# Insert a simulated Ken Thompson virus into a program

A Ken Thompson virus is a virus that infects your compiler and other programs. Since it infects all your tools, you can not detect it without using tools from before the virus was introduced.

Your will create a prototype for inserting the Ken Thompson virus into code. The goal of this virus will be to allow you to (fake) destroy any computer running a program infected with it.

Inserting a Ken Thompson virus is defined as follows. Start with an input program P. Your program will output a modified program Q that works as follows:

• If the input to Q is aNouIQ5xKvUfdZVzo0Xs, it will output BOOM (in a real Ken Thompson virus, this would actually do something bad, but since it this is a fake virus, outputing BOOM is done instead).
• For any other input to Q, run program P with that input
• If the output of P is valid source code in the language you are using, insert the Ken Thompson virus into it and then Q will output the resulting infected program.
• Otherwise, the output of Q is just the output of P.

You will write a program that takes P's code as input and produces Q's code as output.

You can use either a currently (at the time of this post) existing programming language, or a subset of one, for this challenge. (The idea is that language you are using would be the target language of some self-compiling compiler, but this is not required.) Since you want to be as subtle as possible, the shortest code (in bytes) wins!

• Voting to close as asking for malicous code is never a good idea. codegolf.meta.stackexchange.com/q/4829/15599 – Level River St Jun 4 '17 at 22:45
• I'm voting to close this question as off-topic because I agree with @LevelRiverSt, this is malicious. – NoOneIsHere Jun 4 '17 at 22:54
• @NoOneIsHere @LevelRiverSt This is clearly not malicious. Insert a simulated Ken Thompson virus into a program, The goal of this virus will be to allow you to (fake) destroy any computer. All the "virus" does is print BOOM. There is absolutely nothing malicious. – MD XF Jun 5 '17 at 3:22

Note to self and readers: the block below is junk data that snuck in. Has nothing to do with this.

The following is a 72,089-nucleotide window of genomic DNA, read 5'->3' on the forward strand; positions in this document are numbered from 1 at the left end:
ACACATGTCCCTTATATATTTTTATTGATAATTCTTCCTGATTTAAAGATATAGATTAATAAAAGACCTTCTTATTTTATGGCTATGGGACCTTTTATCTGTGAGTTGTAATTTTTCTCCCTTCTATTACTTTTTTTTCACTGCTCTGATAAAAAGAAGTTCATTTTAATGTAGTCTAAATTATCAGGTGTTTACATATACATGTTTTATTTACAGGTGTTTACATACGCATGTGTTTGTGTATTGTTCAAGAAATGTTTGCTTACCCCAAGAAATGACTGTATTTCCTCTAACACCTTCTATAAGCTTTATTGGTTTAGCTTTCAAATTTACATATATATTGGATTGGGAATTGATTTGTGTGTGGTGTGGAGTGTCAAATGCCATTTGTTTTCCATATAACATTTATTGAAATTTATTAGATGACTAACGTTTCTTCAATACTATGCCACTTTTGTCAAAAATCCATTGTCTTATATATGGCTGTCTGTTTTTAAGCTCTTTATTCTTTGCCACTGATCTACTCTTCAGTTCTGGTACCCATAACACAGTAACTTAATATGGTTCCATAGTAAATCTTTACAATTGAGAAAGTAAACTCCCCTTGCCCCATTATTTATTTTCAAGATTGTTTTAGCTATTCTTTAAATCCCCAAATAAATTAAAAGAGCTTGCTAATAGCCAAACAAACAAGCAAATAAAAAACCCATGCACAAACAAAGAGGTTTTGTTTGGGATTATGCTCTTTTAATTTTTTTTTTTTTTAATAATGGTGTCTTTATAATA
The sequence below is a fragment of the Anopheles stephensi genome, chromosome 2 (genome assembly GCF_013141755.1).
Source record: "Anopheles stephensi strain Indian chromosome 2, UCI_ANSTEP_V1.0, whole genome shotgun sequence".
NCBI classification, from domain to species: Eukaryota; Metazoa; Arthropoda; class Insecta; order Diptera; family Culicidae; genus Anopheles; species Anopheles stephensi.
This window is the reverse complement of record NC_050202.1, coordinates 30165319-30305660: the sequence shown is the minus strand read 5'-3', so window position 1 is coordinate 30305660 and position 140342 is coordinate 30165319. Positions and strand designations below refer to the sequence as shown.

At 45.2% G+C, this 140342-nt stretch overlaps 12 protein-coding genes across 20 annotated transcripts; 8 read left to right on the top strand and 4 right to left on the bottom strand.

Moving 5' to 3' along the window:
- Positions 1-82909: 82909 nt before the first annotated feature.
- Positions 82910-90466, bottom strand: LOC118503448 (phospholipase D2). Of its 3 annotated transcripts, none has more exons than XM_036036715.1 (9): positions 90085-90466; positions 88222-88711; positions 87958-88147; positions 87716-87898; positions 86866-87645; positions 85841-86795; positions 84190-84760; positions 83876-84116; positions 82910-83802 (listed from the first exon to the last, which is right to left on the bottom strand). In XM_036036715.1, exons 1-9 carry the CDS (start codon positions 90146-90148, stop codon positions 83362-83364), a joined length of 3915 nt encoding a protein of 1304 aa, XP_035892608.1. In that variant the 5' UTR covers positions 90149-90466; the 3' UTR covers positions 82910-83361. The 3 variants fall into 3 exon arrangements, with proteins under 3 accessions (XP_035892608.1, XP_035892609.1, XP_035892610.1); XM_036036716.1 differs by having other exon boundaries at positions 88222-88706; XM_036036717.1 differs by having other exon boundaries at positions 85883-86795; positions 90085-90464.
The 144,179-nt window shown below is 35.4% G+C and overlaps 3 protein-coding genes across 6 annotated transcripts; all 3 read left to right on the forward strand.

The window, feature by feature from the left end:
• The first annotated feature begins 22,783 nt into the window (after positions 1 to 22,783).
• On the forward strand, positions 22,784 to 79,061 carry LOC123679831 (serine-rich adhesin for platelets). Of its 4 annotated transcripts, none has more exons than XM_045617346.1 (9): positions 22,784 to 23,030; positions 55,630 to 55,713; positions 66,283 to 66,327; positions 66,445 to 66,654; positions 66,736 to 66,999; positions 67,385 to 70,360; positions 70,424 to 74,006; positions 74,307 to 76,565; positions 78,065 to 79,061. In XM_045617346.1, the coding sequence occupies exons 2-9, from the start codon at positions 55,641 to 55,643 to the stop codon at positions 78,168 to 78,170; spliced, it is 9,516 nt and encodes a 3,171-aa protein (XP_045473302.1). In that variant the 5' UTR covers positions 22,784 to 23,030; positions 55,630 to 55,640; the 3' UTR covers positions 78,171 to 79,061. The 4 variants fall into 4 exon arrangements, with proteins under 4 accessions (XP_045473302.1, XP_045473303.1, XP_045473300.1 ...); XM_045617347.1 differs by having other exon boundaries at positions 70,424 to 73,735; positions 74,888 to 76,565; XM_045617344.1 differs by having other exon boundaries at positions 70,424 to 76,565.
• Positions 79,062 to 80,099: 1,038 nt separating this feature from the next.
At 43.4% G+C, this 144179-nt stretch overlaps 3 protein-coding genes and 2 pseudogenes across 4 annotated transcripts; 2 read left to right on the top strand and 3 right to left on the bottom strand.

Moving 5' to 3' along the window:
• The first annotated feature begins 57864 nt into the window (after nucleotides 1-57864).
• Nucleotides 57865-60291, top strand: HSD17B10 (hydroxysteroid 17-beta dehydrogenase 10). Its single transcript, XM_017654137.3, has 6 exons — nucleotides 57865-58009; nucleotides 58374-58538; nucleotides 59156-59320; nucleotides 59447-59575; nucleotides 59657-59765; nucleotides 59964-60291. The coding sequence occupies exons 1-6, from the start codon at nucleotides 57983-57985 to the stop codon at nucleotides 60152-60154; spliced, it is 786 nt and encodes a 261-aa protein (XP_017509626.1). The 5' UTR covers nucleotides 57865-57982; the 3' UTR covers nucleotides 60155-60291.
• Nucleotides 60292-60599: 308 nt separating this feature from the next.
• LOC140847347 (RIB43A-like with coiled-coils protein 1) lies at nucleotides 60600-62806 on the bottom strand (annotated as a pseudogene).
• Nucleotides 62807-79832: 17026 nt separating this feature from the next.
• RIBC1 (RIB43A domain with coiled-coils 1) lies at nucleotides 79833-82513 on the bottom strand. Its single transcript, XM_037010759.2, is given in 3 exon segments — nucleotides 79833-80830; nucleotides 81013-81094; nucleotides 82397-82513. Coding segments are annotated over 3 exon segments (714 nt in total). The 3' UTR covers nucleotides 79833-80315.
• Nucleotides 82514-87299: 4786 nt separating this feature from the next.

• I don't understand why this is downvoted. Seems like a quine variant that may actually be interesting for once. – feersum Jun 5 '17 at 8:23
• @MDXF The OP's intention is not malicious, but in theory at least, code submitted here could be used to create a virus. The possibility of that happening is extremely remote, but if it did happen it would bring this site into serious disrepute. That's why I say: asking for malicious code is never a good idea. Per the question I linked, Martin, Peter and a majority of voters at the time tended to agree. – Level River St Jun 5 '17 at 20:27

For some other languages, determining If the output of P is valid source code in the language you are using is almost impossible, unless you use/rewrite a compiler. For some other languages you can eval a string and catch for error, if any. However, for Mathematica, it is just check for if the head of the result is a function - Mathematica doesn't allow output invalid function, like 1!-!&.

So,

## Mathematica, 209 bytes

(obviously can be golfed more, for example by assign long names to global variables)

With[{p=#,c=With[{p=#,c=6},If[#==="aNouIQ5xKvUfdZVzo0Xs","BOOM",With[{r=p@#},If[Head@r===Head@p,(c/.3!->c)[r],r]]]&]&},If[#==="aNouIQ5xKvUfdZVzo0Xs","BOOM",With[{r=p@#},If[Head@r===Head@p,(c/.3!->c)[r],r]]]&]&


The function takes a function as input, and output a function according to the specification.

Note that the input must be a pure function, not something like f[x_] := .... So all Mathematica built-in functions fail the criteria.

Although Mathematica have #0 parameter, I explicitly disallow that in my answer because a quine is not allowed to read the code of itself.

(I thought that question is trivial until I read the third rule)